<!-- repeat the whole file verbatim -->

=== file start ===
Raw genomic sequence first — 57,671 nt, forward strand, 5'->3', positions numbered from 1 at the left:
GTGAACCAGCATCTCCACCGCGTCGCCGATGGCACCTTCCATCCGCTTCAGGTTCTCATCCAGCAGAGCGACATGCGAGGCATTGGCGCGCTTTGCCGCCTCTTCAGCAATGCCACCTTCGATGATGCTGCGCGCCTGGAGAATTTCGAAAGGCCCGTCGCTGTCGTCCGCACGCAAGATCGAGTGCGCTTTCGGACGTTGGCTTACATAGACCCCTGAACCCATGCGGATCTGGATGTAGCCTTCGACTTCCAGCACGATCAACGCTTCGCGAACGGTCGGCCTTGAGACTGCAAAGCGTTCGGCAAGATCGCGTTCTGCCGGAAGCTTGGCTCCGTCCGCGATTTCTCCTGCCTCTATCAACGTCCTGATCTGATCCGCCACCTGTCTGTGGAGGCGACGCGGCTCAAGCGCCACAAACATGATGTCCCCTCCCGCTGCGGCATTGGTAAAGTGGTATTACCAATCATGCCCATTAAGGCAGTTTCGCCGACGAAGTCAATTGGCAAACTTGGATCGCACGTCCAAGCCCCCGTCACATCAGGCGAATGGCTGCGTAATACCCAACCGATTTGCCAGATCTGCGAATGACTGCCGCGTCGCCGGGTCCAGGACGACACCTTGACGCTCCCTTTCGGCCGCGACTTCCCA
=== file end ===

Raw genomic sequence first — 57,671 nt, forward strand, 5'->3', positions numbered from 1 at the left:
GTGAACCAGCATCTCCACCGCGTCGCCGATGGCACCTTCCATCCGCTTCAGGTTCTCATCCAGCAGAGCGACATGCGAGGCATTGGCGCGCTTTGCCGCCTCTTCAGCAATGCCACCTTCGATGATGCTGCGCGCCTGGAGAATTTCGAAAGGCCCGTCGCTGTCGTCCGCACGCAAGATCGAGTGCGCTTTCGGACGTTGGCTTACATAGACCCCTGAACCCATGCGGATCTGGATGTAGCCTTCGACTTCCAGCACGATCAACGCTTCGCGAACGGTCGGCCTTGAGACTGCAAAGCGTTCGGCAAGATCGCGTTCTGCCGGAAGCTTGGCTCCGTCCGCGATTTCTCCTGCCTCTATCAACGTCCTGATCTGATCCGCCACCTGTCTGTGGAGGCGACGCGGCTCAAGCGCCACAAACATGATGTCCCCTCCCGCTGCGGCATTGGTAAAGTGGTATTACCAATCATGCCCATTAAGGCAGTTTCGCCGACGAAGTCAATTGGCAAACTTGGATCGCACGTCCAAGCCCCCGTCACATCAGGCGAATGGCTGCGTAATACCCAACCGATTTGCCAGATCTGCGAATGACTGCCGCGTCGCCGGGTCCAGGACGACACCTTGACGCTCCCTTTCGGCCGCGACTTCCCA